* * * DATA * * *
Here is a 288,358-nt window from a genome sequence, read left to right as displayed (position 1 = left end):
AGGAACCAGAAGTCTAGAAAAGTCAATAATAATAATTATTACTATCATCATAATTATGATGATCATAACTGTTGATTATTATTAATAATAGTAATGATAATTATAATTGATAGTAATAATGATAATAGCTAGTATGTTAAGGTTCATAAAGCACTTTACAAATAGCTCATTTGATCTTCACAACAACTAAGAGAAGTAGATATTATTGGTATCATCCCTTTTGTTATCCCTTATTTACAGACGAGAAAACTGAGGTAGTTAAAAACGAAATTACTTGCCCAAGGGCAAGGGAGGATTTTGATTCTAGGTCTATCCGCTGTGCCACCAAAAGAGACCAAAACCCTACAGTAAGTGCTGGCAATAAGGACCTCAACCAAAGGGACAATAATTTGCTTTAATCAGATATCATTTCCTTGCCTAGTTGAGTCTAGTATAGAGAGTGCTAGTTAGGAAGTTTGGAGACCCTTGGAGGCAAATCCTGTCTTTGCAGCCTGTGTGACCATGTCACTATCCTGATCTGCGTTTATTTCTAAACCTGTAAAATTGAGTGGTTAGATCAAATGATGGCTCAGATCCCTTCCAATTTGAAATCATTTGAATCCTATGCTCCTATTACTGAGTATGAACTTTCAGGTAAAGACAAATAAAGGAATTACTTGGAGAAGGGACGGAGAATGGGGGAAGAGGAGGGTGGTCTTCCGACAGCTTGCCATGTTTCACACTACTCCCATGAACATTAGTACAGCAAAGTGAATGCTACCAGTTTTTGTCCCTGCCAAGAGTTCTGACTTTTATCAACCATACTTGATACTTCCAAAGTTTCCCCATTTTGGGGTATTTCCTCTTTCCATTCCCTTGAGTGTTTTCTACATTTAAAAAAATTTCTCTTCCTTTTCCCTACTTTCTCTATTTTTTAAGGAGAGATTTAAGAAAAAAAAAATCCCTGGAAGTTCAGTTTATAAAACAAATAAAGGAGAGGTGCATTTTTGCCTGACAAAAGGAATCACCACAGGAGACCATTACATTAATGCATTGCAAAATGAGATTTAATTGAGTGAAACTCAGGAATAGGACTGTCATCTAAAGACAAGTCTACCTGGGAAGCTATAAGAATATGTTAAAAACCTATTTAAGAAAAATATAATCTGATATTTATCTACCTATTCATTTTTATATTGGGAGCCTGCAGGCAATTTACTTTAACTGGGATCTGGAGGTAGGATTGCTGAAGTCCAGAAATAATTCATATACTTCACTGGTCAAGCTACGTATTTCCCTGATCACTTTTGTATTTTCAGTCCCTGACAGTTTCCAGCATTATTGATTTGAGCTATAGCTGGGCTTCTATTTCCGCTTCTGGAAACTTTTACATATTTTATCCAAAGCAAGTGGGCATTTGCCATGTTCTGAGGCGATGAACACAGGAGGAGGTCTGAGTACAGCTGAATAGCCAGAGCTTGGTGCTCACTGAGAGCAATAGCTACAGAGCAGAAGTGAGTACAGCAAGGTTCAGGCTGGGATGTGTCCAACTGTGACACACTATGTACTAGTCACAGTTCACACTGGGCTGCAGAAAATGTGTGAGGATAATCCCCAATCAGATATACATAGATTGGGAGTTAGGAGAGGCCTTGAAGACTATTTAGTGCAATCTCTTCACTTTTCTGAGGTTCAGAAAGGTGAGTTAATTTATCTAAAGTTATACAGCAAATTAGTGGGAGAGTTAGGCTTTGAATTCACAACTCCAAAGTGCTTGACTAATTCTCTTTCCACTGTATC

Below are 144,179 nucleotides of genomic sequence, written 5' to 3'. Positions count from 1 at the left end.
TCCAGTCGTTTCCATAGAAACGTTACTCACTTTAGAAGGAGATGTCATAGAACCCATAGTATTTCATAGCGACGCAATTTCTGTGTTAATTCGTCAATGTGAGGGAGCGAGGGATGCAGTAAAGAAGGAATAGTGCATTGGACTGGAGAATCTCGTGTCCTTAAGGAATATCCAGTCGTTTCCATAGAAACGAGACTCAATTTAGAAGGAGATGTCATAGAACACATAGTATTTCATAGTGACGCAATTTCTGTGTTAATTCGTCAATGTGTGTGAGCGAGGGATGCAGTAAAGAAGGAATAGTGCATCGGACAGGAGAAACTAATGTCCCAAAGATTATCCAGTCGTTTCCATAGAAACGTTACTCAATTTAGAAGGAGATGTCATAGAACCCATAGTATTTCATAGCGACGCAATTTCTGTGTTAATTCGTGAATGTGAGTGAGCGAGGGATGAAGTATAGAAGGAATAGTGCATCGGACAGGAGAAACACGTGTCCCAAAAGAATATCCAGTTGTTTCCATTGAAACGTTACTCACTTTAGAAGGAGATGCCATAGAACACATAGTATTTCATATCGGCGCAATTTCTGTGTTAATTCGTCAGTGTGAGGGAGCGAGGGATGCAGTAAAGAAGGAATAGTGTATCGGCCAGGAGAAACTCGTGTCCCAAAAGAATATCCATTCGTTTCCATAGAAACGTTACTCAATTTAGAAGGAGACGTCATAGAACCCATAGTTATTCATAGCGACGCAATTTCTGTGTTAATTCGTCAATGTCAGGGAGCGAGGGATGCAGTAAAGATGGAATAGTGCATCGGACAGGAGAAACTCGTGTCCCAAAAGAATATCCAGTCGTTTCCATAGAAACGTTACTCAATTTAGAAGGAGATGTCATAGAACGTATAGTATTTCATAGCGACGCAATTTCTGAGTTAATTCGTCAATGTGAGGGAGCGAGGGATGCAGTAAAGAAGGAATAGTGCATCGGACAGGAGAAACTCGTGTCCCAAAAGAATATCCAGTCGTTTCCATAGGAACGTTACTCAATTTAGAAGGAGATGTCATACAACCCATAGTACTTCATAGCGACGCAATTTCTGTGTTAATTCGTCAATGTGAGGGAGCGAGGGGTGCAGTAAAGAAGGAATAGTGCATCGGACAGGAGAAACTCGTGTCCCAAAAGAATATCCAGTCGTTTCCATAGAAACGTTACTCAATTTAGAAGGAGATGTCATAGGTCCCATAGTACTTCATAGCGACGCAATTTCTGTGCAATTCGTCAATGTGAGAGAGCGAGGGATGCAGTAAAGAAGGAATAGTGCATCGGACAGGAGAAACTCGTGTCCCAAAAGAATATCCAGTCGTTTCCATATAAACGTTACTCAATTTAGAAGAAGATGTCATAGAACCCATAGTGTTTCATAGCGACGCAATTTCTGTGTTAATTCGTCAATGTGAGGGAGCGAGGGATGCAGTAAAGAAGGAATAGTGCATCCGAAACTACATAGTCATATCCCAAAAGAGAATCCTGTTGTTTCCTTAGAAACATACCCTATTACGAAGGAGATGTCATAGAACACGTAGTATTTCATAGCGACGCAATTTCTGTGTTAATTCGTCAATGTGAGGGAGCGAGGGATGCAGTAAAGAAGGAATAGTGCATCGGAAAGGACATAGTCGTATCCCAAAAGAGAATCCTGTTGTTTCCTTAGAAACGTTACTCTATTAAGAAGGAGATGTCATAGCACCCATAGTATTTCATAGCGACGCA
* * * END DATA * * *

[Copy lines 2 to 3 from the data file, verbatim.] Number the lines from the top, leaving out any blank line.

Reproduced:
AGGAACCAGAAGTCTAGAAAAGTCAATAATAATAATTATTACTATCATCATAATTATGATGATCATAACTGTTGATTATTATTAATAATAGTAATGATAATTATAATTGATAGTAATAATGATAATAGCTAGTATGTTAAGGTTCATAAAGCACTTTACAAATAGCTCATTTGATCTTCACAACAACTAAGAGAAGTAGATATTATTGGTATCATCCCTTTTGTTATCCCTTATTTACAGACGAGAAAACTGAGGTAGTTAAAAACGAAATTACTTGCCCAAGGGCAAGGGAGGATTTTGATTCTAGGTCTATCCGCTGTGCCACCAAAAGAGACCAAAACCCTACAGTAAGTGCTGGCAATAAGGACCTCAACCAAAGGGACAATAATTTGCTTTAATCAGATATCATTTCCTTGCCTAGTTGAGTCTAGTATAGAGAGTGCTAGTTAGGAAGTTTGGAGACCCTTGGAGGCAAATCCTGTCTTTGCAGCCTGTGTGACCATGTCACTATCCTGATCTGCGTTTATTTCTAAACCTGTAAAATTGAGTGGTTAGATCAAATGATGGCTCAGATCCCTTCCAATTTGAAATCATTTGAATCCTATGCTCCTATTACTGAGTATGAACTTTCAGGTAAAGACAAATAAAGGAATTACTTGGAGAAGGGACGGAGAATGGGGGAAGAGGAGGGTGGTCTTCCGACAGCTTGCCATGTTTCACACTACTCCCATGAACATTAGTACAGCAAAGTGAATGCTACCAGTTTTTGTCCCTGCCAAGAGTTCTGACTTTTATCAACCATACTTGATACTTCCAAAGTTTCCCCATTTTGGGGTATTTCCTCTTTCCATTCCCTTGAGTGTTTTCTACATTTAAAAAAATTTCTCTTCCTTTTCCCTACTTTCTCTATTTTTTAAGGAGAGATTTAAGAAAAAAAAAATCCCTGGAAGTTCAGTTTATAAAACAAATAAAGGAGAGGTGCATTTTTGCCTGACAAAAGGAATCACCACAGGAGACCATTACATTAATGCATTGCAAAATGAGATTTAATTGAGTGAAACTCAGGAATAGGACTGTCATCTAAAGACAAGTCTACCTGGGAAGCTATAAGAATATGTTAAAAACCTATTTAAGAAAAATATAATCTGATATTTATCTACCTATTCATTTTTATATTGGGAGCCTGCAGGCAATTTACTTTAACTGGGATCTGGAGGTAGGATTGCTGAAGTCCAGAAATAATTCATATACTTCACTGGTCAAGCTACGTATTTCCCTGATCACTTTTGTATTTTCAGTCCCTGACAGTTTCCAGCATTATTGATTTGAGCTATAGCTGGGCTTCTATTTCCGCTTCTGGAAACTTTTACATATTTTATCCAAAGCAAGTGGGCATTTGCCATGTTCTGAGGCGATGAACACAGGAGGAGGTCTGAGTACAGCTGAATAGCCAGAGCTTGGTGCTCACTGAGAGCAATAGCTACAGAGCAGAAGTGAGTACAGCAAGGTTCAGGCTGGGATGTGTCCAACTGTGACACACTATGTACTAGTCACAGTTCACACTGGGCTGCAGAAAATGTGTGAGGATAATCCCCAATCAGATATACATAGATTGGGAGTTAGGAGAGGCCTTGAAGACTATTTAGTGCAATCTCTTCACTTTTCTGAGGTTCAGAAAGGTGAGTTAATTTATCTAAAGTTATACAGCAAATTAGTGGGAGAGTTAGGCTTTGAATTCACAACTCCAAAGTGCTTGACTAATTCTCTTTCCACTGTATC

Below are 144,179 nucleotides of genomic sequence, written 5' to 3'. Positions count from 1 at the left end.